As things stand, many women’s teams depend on the men’s side for funding. But Maggie challenges the sustainability of this approach. Smaller clubs find it hard to keep up with other clubs that can simply allocate resources to the women’s side, without thinking about how those allocations can be used to grow the ecosystem sustainably.

Whereas women’s clubs without the men's allocation have to be much more innovative and generative in their approach to making money. The longer women’s football depends on men’s teams, the longer it will take to become financially sustainable in its own right.

“It’s very difficult for an investor to enter into a relationship with a major premier league club that has a women’s team, because of the complexity of those business structures,” Maggie explains.

“We talk a lot about needing fresh money in women’s football. The best possible way to do that is through brand new investors who want to invest in teams – but the main teams they can invest into are small independent ones.”

Paying players, maintaining facilities, training and equipment all require funding. But investment doesn’t just need to be financial – fresh perspectives, new voices and expertise are also important.

This expertise can come in many forms: football, physical performance and sports science, commercial, and community building. To evolve the women’s football ecosystem – and not just grow it – clubs need access to expertise that can help them sustain the talent pipeline, develop women’s football culture, and provide a platform for voices and individuals who have been missing from the conversation.

Getting to know potential investors well will help you establish exactly what they can bring to your club. Taking a values-based investment approach will look different depending on the principles you, your team and your fans hold. But here are a few things to consider:

  1. Bring fans along: There’s a third party in the investment relationship – alongside investors and clubs, fans should be included in funding conversations. There are many ways you can do this – hosting public forums online or in person, answering questions, and keeping an open mind when it comes to changing or amending propositions.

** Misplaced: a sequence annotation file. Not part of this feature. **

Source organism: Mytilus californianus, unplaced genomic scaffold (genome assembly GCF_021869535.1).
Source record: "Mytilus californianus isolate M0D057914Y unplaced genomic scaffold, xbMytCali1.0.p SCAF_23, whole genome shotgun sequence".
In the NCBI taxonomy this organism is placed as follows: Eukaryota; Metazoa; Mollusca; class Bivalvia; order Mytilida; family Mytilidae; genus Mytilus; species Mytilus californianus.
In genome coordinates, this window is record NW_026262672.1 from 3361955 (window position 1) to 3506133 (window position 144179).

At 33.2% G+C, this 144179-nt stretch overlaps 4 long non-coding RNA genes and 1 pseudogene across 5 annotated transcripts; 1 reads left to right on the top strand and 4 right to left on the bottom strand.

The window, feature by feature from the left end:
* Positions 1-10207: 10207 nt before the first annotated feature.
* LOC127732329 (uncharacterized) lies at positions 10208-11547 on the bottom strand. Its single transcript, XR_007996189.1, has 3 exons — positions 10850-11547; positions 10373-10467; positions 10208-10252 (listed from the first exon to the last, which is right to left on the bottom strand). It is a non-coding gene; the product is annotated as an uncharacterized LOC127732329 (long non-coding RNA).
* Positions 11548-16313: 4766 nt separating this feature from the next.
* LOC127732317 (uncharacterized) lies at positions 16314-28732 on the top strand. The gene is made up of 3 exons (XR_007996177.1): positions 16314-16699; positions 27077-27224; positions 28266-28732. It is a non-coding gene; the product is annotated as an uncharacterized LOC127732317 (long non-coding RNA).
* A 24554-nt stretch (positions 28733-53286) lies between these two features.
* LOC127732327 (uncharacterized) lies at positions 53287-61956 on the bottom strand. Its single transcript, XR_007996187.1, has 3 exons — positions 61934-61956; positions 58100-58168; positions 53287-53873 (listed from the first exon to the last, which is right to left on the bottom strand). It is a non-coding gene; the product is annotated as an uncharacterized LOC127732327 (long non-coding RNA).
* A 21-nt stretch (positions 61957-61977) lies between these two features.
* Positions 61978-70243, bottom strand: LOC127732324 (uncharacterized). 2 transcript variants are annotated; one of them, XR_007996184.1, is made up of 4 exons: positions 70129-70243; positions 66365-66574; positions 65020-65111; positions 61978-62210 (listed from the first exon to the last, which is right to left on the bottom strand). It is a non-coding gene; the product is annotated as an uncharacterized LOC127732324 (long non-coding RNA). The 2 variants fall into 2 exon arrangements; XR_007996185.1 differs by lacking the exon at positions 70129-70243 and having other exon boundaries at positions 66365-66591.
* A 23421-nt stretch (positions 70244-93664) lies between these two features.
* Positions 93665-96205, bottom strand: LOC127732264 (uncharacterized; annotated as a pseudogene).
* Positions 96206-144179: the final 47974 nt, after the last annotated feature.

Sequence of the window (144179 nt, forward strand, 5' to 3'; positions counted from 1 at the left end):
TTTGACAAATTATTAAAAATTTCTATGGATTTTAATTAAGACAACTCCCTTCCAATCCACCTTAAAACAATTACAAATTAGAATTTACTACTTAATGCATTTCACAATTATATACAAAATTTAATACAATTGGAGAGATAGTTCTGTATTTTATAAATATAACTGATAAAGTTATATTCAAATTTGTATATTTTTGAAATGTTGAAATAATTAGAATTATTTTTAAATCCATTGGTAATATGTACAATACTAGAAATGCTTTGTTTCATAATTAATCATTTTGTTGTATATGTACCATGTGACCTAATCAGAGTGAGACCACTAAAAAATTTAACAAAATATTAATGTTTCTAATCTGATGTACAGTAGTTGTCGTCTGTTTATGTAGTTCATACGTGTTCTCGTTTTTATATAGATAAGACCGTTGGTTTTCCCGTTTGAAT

2. Discuss in public: For Lewes FC, maintaining transparency during investment conversations helped the club come to an informed decision. When conversations about investment are ongoing, loop in your supporters, staff and wider stakeholders to understand the full impact of this decision.
  3. Consider club unity: If an investor wants to fund one of your teams, but you’re home to a men’s and a women’s side, question and explore the practicalities of this investment. How will you split revenue? Is it possible to fund club roles fairly if they’re spread across teams? Will the investment challenge the unity of your club?

It takes a community to make the right call

In 2023, Lewes FC had their own multi-million-pound opportunity to explore. A group dedicated to investing in women’s teams was excited by the club’s unique ownership model and strong values.

True to form, Lewes FC included fans in conversations and decision-making throughout a thorough consultation process. Ultimately it was decided that while both parties shared certain principles, the disruption to Lewes FC’s values would be too great.

Investment still remains a priority for Lewes FC – but finding a partner that aligns with the club’s fan ownership model and values is essential. Maggie and the team recognise the unique connection fans have with Lewes FC, and are determined to honour that in future investment partnerships.

“A football club is often the most important thing for every stakeholder. If you’re a fan or a player, it’s the thing you look forward to at the weekend. If you’re the parent of a player, you desperately want your child to be happy there. If you’re a member of staff, it’s your career. For everyone, the club is the most important thing.”

To learn more about how to build a sustainable football club, visit the Xero resource hub for football clubs.